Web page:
I recently finished reading “Team of Rivals” by Doris Kearns Goodwin. It’s a wonderful biography of Abraham Lincoln that was the foundation for the 2012 movie “Lincoln.” I learned a great deal from this book about the life and times of Lincoln. One of the things that impressed me most was the great lengths that Lincoln went to in order to restore and preserve unity. He set aside ego, political ambition, personal grievances, and even the safety and security of himself and others, with the unwavering mission of unifying the nation. My recent immersion into the life of Lincoln may explain why I seem to be finding him everywhere I go, but I’ll let you be the judge.
My September travels began with a trip to Washington DC for the NationaLease 71st Annual Meeting. We had two days of awesome speakers, excellent discussions, and a great time catching up with old friends and meeting new ones. It was an opportunity to celebrate the success of NationaLease and recognize and acknowledge some of the individuals and groups who contributed to that success. You can read all about it here. While in DC, I made sure to take the time to visit my favorite monument. You guessed it…the Lincoln Memorial.
However, the “road” portion of my trip began when I returned from DC, headed south, and drove to Remington, Indiana. On this trip I had company, as Terry Kletting, our newest National Account Executive, joined me for my quick visit to Indiana. Terry is based in Downers Grove, and has responsibility for the Midwest, including Indiana, Illinois, Wisconsin, Minnesota, Iowa, and the Dakotas. He comes to NationaLease with an extensive background in truck leasing from both Ruan and Penske. As the drive from Chicago to Remington quickly took us out of the city into a seemingly endless expanse of corn and soybean fields, I was glad to have someone to chat with, as well as the very large cup of coffee I had brought along.
Remington was first laid out in 1860, the year Lincoln was elected president. It was originally called Carpenter Station, named for the railroad station which became the hub of the town. The name was later changed to Remington, after the founder of the general store. The main trade was in grain, as the area consisted of excellent prairie farmland and the town’s position on the railroad made it a good location for such trade. By 1883, the population was about 900. Today, it is just over 1,100. Very much in line with the town’s transportation heritage, Schilli NationaLease has its headquarters located here. Terry and I met with Tom Schilli and Jake Rudisill to discuss several of NationaLease’s programs for our members. I shared updates on our Supply Management programs and other news from the Annual Meeting, and Terry gave them some updates on the National Account program and customers. Around lunchtime we moved the discussions from the Schilli offices over to Bob and Connie’s, a local restaurant where Jake and Tom knew everyone in the place. We left Remington with full stomachs (the chicken tetrazzini was delicious) and headed east to Fort Wayne.
After a couple more hours of corn and soybean fields, we reached our destination. Just a short distance from the Ohio border, Fort Wayne is the second largest city in Indiana. The U.S. Army built Fort Wayne in 1794 and it quickly established itself as a trading post. We were in Fort Wayne to see the folks at Parrish Leasing, Inc., a NationaLease Member. We caught up with Chip Parrish and filled him in on the latest offerings and opportunities with NationaLease, then stopped in to see Josh Parrish, as well as Chuck Miller, who was out on the lot helping with a repair when we found him.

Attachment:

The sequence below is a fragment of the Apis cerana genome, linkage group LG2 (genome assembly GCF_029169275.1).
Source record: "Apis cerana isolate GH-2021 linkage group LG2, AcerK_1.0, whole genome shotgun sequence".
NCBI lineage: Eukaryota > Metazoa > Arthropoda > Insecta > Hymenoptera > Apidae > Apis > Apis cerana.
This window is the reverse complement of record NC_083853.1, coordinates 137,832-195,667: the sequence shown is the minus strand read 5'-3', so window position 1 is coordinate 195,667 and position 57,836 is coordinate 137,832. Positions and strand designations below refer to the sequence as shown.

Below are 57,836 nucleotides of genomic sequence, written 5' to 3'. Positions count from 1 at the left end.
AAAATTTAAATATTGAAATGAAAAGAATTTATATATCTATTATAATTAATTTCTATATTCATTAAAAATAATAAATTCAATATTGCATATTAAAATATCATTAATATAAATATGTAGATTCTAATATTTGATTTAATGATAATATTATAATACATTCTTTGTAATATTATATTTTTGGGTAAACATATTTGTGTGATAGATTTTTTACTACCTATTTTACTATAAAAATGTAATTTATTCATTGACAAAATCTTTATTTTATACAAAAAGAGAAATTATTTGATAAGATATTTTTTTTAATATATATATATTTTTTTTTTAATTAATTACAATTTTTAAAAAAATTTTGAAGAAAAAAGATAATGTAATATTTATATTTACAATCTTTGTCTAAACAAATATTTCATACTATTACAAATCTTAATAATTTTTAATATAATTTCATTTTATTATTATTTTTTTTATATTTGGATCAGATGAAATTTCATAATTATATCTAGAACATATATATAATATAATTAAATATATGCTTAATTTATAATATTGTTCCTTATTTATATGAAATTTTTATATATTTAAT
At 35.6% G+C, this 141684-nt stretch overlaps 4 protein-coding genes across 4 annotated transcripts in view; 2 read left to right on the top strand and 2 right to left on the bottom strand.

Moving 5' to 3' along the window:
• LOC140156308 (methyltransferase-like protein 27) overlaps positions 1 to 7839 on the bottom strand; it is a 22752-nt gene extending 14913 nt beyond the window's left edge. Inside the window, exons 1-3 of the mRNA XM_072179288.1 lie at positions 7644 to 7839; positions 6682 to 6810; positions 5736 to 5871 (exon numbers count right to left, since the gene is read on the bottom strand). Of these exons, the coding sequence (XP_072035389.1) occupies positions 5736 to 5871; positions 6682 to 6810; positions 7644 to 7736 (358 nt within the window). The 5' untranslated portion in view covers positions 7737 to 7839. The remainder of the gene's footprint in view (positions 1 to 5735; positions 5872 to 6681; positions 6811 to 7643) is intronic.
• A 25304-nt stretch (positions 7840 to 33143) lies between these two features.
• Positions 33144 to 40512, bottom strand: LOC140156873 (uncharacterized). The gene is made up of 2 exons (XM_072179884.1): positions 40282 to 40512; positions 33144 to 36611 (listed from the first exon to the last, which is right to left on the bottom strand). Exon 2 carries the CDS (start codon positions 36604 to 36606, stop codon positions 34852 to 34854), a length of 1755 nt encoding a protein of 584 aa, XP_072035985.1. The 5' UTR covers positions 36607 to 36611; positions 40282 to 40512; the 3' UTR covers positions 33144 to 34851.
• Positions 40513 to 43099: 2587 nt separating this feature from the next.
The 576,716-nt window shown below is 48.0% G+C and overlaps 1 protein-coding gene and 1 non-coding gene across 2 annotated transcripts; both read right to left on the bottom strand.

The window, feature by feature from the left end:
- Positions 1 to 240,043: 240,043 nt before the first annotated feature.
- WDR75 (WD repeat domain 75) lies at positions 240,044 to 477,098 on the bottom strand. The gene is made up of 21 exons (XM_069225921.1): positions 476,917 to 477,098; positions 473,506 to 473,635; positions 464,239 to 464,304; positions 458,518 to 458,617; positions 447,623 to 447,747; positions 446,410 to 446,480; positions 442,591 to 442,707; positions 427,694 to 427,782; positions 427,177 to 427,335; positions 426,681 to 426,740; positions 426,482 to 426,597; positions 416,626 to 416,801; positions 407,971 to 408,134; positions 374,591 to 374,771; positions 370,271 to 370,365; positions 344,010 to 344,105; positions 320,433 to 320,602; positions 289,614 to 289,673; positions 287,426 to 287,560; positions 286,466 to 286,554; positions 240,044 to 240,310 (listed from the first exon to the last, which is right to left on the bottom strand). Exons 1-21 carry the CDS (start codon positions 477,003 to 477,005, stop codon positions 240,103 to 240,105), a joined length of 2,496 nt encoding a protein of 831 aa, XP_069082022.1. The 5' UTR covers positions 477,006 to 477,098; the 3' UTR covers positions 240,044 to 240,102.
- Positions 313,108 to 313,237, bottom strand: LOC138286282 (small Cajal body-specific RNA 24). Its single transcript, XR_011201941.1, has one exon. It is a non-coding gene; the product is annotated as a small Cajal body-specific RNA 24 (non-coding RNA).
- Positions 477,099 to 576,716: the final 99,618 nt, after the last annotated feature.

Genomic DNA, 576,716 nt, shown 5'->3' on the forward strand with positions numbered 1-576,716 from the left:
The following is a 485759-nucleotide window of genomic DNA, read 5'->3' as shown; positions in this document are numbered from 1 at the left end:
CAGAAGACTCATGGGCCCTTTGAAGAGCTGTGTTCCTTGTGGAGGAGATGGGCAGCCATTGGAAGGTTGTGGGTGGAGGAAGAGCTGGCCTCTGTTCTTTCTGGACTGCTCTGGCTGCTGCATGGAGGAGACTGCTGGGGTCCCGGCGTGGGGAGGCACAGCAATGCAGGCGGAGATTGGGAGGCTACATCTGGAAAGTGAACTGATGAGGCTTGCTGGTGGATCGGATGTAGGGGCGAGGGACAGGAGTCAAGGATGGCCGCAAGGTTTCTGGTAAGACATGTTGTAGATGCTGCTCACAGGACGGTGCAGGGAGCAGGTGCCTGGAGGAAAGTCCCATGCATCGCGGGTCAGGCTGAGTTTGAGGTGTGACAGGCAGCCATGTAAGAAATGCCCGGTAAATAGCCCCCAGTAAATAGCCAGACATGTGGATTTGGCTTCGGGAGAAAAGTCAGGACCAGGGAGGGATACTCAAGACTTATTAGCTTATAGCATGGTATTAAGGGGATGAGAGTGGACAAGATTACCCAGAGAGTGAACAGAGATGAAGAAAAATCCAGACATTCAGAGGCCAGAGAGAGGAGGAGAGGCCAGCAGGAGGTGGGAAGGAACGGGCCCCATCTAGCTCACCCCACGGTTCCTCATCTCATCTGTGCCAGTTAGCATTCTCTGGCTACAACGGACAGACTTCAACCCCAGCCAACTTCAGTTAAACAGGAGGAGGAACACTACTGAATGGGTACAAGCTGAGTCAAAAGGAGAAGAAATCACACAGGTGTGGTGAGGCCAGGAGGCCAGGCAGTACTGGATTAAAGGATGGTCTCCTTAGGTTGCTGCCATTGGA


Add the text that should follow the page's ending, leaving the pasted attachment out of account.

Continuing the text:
Visiting these prairie towns and bringing them the latest news made me think about Lincoln riding the circuit. In the late 1840’s and early 1850’s, lawyers and judges, including Lincoln, traveled the “circuit” from small town to small town, trying local cases, swapping stories, discussing the issues facing the country, and building lifelong friendships. I also found out that Fort Wayne has its very own Lincoln connection. Lincoln spent his boyhood in the southern part of the state, but Fort Wayne in the northeast corner is home to a statue of the young Lincoln. In 1905, the founder of Lincoln National Life Insurance Company obtained permission to use Lincoln’s image on stationery and in marketing, an agreement that ultimately resulted in the commission of a bronze sculpture for its Fort Wayne headquarters. The sculpture depicts the young Lincoln with a book, a dog, and an axe. The dog was one the boy had allegedly rescued from the Wabash River during the family’s move from Indiana to Illinois. The Lincoln Financial Group of Philadelphia, which grew out of the Fort Wayne insurance company, still uses Lincoln’s image in its branding.
It was time for dinner when we left Parrish Leasing, so on a tip from Chuck Miller, Terry and I found Cork ‘N Cleaver. The salad bar was enormous, and the food was great, but the most unique thing about the restaurant was the menu. Our waitress thumped down a huge meat cleaver on the table with the entire menu listed on its two sides.
Back on the road and heading toward home, I felt a bit like a circuit rider. Fortunately, I don’t have to try any cases, but I certainly get to swap stories, discuss issues, and build tremendous friendships. And I can also understand Lincoln’s passion for unity. It’s the very thing that makes NationaLease so unique and so resilient. After 71 years, NationaLease still embraces the founding principle of individual members working together as one to provide incomparable service to their customers. Unity was the beginning of NationaLease, and what has sustained it ever since. I think Lincoln would approve.